The recently announced Octopus Cinema Camera with a modular sensor, mount, and other components could, in theory, become a customizable professional solution slow motion camera that is unencumbered by firm specs but by a fluid and upgradeable sensor and component path. The Axiom camera is also something akin to this but has yet to ship. The Octopus has in prototype form been fitted with a 4/3 sensor capable of up to 240fps in 2k RAW and a full-frame that allows 3k up to 100fps.
The body looks eerily similar to Phantom cameras with the white machined exterior with fans and ports protruding the body. While 240fps at 2k is not what we could call really professional slow motion, it is based on an open architecture in hardware and software that could window the sensor down and possibly offer more frame rates at 1080p and 720p for maybe a 480fps RAW capture in HD.→ Continue Reading Full Post ←
Panasonic not to be outdone by sales rivals is pre-announcing the S1H camera to appease video-centric mirrorless users who want that extra edge. It has a 6k mode which will allow for better stabilization and cropping/punching in on 4k timelines while giving the user bragging rights. It has a 14 stop dynamic range spec which if we look at the sensor it is only on a couple of capture settings the rest is 12 bit.
There is also no mention of higher frame rates besides UHD 4k 60p which we presume will be 180fps 1080p max since this camera shares nearly the same internals as the other Panasonic S1 cameras. We do not expect this camera to have better slow motion video than the regular S1 even with its $4000 price tag. The camera looks to be aimed at the mid-high end of the video market and allow it to record without limits which on the regular S1 is 29min.→ Continue Reading Full Post ←
As it was initially unveiled at Photokina last year, the Panasonic Lumix S1 and S1R cameras are their answer to the domination of larger sensors in stills and video mirrorless cameras. Is there any reason now to buy a Full Frame DSLR when mirrorless is so advanced? The only thing we can think of is to have marginally longer battery life. The mirror is on its last legs and fans better start offloading their lenses if they don’t want to mess with adapters. In the case of Panasonic however, it is not possible to use Lumix Micro 4/3 lenses on the Leica/Sigma/Panasonic Full Frame L-Mount.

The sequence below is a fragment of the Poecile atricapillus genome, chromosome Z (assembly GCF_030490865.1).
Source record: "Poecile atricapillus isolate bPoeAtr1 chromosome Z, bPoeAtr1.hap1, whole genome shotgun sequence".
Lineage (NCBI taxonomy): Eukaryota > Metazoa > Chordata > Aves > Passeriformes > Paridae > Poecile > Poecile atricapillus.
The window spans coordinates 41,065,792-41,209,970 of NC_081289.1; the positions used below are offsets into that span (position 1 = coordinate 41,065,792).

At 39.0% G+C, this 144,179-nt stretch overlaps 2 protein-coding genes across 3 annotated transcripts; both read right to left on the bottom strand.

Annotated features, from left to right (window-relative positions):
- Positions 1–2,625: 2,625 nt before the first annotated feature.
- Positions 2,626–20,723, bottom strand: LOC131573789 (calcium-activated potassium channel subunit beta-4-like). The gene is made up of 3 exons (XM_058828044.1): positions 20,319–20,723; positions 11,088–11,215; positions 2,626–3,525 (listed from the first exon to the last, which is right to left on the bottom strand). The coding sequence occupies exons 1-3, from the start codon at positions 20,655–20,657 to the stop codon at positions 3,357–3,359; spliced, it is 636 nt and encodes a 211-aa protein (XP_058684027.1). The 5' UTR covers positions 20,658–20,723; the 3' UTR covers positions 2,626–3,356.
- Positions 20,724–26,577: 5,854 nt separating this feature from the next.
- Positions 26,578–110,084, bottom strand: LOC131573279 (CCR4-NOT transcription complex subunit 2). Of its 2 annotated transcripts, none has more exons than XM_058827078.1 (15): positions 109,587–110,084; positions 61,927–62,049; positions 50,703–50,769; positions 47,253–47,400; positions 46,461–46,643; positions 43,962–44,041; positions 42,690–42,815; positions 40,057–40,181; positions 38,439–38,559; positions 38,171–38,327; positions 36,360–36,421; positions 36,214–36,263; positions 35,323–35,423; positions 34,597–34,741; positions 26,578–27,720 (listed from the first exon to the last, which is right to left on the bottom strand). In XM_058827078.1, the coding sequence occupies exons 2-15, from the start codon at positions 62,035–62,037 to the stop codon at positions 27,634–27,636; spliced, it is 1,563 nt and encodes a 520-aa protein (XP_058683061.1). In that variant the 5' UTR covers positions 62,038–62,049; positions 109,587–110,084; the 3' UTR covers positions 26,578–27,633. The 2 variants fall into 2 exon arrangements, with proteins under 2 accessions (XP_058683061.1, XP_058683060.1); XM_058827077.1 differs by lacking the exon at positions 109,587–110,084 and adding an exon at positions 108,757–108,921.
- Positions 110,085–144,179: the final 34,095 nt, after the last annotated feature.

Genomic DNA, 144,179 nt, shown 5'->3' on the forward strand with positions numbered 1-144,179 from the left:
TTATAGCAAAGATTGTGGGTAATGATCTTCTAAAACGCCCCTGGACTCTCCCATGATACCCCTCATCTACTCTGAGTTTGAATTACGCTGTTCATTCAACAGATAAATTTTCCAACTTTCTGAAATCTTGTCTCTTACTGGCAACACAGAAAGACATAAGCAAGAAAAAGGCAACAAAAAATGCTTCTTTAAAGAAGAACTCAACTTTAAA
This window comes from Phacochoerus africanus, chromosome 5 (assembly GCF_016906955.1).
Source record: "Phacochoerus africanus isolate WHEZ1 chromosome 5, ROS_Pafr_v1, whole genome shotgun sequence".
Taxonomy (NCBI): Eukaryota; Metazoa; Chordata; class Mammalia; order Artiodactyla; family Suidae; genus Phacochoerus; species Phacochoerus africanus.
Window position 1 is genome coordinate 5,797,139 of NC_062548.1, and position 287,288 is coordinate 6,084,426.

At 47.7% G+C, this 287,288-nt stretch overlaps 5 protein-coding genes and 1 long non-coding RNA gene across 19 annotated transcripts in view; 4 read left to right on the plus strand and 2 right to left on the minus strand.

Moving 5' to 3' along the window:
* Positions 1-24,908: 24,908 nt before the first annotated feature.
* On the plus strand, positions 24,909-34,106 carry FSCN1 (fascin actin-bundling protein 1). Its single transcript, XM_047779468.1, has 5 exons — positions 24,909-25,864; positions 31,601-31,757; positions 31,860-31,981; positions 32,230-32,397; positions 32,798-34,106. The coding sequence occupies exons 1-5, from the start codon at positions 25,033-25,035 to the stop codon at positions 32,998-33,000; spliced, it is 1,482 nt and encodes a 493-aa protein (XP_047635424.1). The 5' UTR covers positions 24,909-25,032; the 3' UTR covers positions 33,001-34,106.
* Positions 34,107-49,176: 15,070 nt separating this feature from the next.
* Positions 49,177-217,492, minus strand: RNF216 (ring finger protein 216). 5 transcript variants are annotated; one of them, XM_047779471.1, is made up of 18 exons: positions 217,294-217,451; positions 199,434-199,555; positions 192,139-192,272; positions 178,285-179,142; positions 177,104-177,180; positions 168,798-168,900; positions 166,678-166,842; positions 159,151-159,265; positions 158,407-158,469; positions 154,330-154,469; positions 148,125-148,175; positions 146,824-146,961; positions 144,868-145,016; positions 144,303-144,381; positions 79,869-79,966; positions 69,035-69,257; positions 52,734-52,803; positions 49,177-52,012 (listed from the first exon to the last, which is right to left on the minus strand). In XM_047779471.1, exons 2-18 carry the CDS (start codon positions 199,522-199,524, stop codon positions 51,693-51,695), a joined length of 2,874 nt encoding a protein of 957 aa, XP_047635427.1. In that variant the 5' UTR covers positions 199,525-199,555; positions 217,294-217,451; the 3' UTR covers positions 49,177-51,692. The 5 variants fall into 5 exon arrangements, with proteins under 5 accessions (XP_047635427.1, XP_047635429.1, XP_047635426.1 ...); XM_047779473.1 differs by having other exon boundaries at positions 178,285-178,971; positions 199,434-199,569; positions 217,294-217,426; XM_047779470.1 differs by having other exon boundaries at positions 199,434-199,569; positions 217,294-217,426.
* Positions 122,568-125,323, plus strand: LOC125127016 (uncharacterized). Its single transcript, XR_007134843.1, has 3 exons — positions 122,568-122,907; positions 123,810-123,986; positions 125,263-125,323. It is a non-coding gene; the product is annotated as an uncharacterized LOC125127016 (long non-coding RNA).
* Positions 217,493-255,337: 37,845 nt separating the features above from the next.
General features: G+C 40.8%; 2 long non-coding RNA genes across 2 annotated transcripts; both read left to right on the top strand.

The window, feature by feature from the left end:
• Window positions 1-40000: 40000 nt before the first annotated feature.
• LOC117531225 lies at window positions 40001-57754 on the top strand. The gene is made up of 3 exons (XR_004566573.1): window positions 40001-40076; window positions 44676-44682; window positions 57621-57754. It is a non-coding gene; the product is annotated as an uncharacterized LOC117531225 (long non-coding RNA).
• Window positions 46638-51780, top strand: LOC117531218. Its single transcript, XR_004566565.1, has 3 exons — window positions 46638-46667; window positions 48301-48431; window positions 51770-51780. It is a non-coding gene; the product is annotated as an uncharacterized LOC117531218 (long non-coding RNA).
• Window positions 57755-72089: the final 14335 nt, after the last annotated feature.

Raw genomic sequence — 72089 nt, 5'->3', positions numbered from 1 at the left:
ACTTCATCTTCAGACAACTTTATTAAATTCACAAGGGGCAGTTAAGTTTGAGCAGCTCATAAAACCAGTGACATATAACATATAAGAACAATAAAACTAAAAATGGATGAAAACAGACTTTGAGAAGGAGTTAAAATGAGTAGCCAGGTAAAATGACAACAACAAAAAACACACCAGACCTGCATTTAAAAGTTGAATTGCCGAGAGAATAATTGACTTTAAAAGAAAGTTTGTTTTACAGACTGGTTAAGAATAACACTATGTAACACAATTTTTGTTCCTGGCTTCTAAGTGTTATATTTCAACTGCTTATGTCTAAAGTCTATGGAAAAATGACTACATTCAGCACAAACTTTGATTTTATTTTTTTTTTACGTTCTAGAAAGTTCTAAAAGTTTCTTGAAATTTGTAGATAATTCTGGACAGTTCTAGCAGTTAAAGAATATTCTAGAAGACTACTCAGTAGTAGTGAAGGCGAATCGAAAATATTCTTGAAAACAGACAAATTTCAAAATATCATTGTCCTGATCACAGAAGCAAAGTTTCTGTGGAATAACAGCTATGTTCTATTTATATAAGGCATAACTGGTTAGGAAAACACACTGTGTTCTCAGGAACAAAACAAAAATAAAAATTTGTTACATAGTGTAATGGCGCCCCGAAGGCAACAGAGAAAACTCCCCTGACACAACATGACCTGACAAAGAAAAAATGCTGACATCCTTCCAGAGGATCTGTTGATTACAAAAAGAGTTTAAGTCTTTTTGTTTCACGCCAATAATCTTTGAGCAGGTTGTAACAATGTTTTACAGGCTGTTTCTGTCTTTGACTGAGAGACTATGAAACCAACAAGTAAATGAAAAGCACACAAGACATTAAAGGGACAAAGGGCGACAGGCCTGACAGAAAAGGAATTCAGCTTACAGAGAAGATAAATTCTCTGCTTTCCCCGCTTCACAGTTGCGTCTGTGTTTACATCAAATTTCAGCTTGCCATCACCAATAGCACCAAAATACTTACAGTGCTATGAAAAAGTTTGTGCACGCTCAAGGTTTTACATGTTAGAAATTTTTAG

The S1 and S1R will both shoot up to 180fps 1080p video with a crop that may or may not be impactful. Seems the S1R has less crop on 1080p than the video geared S1 which is an odd spec. We will have to wait for more samples and info on the HFR mode to see which of these cameras offers the best slow motion performance. From the limited samples, we can say that the quality looks very good and at least on par with the Lumix GH5 at 120fps.→ Continue Reading Full Post ←
Not too long ago the Vision Research Phantom v2640 was amazing us with 4MP capture at 6,600fps with incredible quality. Now iX Cameras with offices in the UK, USA and Shanghai China is turning heads with an extreme spec sheet of 3 Megapixels 2048×1536 at 8,512fps and a Full HD 1080p frame rate of 12,742fps which is just 242fps higher than the Phantom v2640 at 12,500fps.
The relative camera memory speed and pixel capture rate is very similar between these two behemoths but you have to give the crown to the i-SPEED 726 for the 3 megapixel 8,512fps which brings in a whole new level of temporal detail at above Full HD resolution. Of course, these cameras do not share their pricing unless you request a quote which you cannot share publicly. However, expect to pay high 5 figures for the best the technology has to offer.→ Continue Reading Full Post ←
The announcement of the Panasonic S series is a complete acceptance that smaller m4/3 sensors are not the future but the past. As now Canon, Nikon, Fuji, Sony, Leica and now Panasonic have shifted priorities to Full Frame Sensors as mirrorless has allowed the smaller form factor without compromising low light performance and absolute stills image quality. Fuji is also going strong on Medium Format stills oriented cameras like the new portable GFX 50R which meshes a rangefinder camera with a huge MF sensor.
The move by Panasonic, which had been leading in mirrorless frame rates in continued recording with their Lumix GH5 and GH5s Series up to 240fps 1080p, will now focus on larger sensors that produce more heat and may be much slower to read at high speeds. Sony has so far been able to only have 120fps 1080p recording in their a7 series for example. If the Panasonic S1 at 24MP can only do 120fps 1080p which is still unknown, it will not bode well for slow motion frame rates for some time.→ Continue Reading Full Post ←
The slumbering Nikon has awakened to the mirrorless present and future and has shown their cards in a very strong but not class-leading mirrorless product line. The Nikon Z7& Z6 are nearly identical bodies with changes in the sensor and AF. The more expensive and higher resolution Z7 screams pixels with a 45.7MP Full Frame sensor ISO 64–25600 range which should be a direct replacement for D850 users. The other Z6 is a better low light camera geared more at wedding shooters and videographers at 24.5MP which should produce outstanding low light ISO 50–204800 with ISO expansion.
There is a lot to like in these cameras like a real 5 axis (5 Stop) IBIS stabilizer on the full frame sensor which also works on adapted lenses and works with Nikkor VR lenses from DSLR cameras to increase the 3 stops to a real 5 stops hybrid stabilization feature. The video modes offer 4k at 24, 25 and 30p which is so 2014 as is the 120fps full HD 1080p slow motion mode. AF also changes between models at 493 points on the Z7 and 273 on the Z6.→ Continue Reading Full Post ←